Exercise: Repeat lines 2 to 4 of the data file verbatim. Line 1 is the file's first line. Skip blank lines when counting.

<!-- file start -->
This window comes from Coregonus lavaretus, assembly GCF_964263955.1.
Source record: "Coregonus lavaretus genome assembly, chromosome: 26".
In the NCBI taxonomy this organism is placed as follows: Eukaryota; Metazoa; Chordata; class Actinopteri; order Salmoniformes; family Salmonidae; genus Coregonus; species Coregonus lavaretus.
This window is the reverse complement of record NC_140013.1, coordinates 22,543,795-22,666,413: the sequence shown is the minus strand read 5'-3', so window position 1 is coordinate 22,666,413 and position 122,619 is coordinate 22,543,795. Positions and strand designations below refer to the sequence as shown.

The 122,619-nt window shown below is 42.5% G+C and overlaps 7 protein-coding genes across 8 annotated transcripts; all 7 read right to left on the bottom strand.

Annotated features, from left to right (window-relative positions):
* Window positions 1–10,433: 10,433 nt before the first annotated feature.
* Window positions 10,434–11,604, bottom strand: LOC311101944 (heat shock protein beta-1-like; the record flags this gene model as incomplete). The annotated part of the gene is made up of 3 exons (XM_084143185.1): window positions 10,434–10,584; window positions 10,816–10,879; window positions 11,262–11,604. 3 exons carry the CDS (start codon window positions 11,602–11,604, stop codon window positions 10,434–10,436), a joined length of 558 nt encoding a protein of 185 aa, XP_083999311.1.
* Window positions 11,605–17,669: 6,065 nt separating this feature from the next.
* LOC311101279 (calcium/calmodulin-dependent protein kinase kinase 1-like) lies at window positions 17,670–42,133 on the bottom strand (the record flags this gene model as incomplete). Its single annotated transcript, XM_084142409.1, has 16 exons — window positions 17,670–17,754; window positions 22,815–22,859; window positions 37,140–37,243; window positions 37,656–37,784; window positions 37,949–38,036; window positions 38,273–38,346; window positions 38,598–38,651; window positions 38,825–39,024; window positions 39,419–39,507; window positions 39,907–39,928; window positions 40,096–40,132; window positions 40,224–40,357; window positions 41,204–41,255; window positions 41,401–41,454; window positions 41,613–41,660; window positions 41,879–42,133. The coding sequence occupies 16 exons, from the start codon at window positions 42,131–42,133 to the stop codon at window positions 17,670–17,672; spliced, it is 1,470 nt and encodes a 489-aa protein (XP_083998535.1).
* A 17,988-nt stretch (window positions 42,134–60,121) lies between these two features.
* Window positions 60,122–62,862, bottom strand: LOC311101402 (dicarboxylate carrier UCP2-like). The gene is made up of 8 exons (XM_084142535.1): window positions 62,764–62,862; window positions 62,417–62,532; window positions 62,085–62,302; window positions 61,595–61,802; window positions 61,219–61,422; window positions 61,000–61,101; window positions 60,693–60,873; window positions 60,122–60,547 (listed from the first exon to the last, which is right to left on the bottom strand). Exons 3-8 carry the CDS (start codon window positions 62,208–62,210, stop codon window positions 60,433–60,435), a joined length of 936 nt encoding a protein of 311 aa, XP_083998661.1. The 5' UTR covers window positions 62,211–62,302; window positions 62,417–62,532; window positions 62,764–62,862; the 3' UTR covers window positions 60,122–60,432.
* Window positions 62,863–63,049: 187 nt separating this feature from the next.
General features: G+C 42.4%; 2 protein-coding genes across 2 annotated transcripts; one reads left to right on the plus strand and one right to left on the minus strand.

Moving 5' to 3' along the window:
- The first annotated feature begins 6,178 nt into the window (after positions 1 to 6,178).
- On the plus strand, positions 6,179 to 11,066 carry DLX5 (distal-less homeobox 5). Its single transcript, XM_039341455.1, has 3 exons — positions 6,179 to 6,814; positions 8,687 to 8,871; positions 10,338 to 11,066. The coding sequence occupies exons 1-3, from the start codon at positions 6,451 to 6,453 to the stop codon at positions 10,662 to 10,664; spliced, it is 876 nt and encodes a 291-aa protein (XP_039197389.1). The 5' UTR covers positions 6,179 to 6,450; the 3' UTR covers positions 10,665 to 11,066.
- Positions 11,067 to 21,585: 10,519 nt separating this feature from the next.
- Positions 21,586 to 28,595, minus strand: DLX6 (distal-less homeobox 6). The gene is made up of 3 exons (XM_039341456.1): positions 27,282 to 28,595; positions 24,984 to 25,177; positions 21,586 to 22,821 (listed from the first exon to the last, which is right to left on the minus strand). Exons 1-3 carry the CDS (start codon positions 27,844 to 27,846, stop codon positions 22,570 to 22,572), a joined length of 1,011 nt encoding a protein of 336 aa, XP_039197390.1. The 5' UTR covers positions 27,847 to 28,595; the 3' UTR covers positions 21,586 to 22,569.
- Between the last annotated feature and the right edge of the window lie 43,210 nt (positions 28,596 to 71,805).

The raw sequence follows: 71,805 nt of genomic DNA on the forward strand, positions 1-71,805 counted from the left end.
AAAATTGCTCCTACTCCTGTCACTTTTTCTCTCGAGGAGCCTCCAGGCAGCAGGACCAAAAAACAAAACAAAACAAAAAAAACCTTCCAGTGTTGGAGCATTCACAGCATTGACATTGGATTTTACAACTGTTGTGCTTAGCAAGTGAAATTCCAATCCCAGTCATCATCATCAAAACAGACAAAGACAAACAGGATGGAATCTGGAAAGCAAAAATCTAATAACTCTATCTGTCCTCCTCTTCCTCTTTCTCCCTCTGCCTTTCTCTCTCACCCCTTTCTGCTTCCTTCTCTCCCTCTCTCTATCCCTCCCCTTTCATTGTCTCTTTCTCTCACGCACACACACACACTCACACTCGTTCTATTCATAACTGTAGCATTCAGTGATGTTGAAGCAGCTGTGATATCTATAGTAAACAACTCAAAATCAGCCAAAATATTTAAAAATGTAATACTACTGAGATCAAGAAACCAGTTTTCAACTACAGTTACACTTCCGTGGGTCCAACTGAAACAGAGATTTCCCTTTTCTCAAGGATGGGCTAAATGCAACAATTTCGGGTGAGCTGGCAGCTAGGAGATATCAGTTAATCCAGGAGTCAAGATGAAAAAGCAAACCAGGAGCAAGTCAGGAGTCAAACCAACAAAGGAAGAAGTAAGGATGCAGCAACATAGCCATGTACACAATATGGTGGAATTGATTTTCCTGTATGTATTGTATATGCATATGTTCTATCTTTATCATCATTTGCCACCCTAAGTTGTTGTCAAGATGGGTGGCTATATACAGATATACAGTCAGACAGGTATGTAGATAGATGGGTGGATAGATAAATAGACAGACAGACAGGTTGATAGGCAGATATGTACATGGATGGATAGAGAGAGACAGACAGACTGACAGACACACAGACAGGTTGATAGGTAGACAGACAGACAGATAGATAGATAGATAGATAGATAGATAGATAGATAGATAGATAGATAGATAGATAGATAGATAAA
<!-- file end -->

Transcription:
Source record: "Coregonus lavaretus genome assembly, chromosome: 26".
In the NCBI taxonomy this organism is placed as follows: Eukaryota; Metazoa; Chordata; class Actinopteri; order Salmoniformes; family Salmonidae; genus Coregonus; species Coregonus lavaretus.
This window is the reverse complement of record NC_140013.1, coordinates 22,543,795-22,666,413: the sequence shown is the minus strand read 5'-3', so window position 1 is coordinate 22,666,413 and position 122,619 is coordinate 22,543,795. Positions and strand designations below refer to the sequence as shown.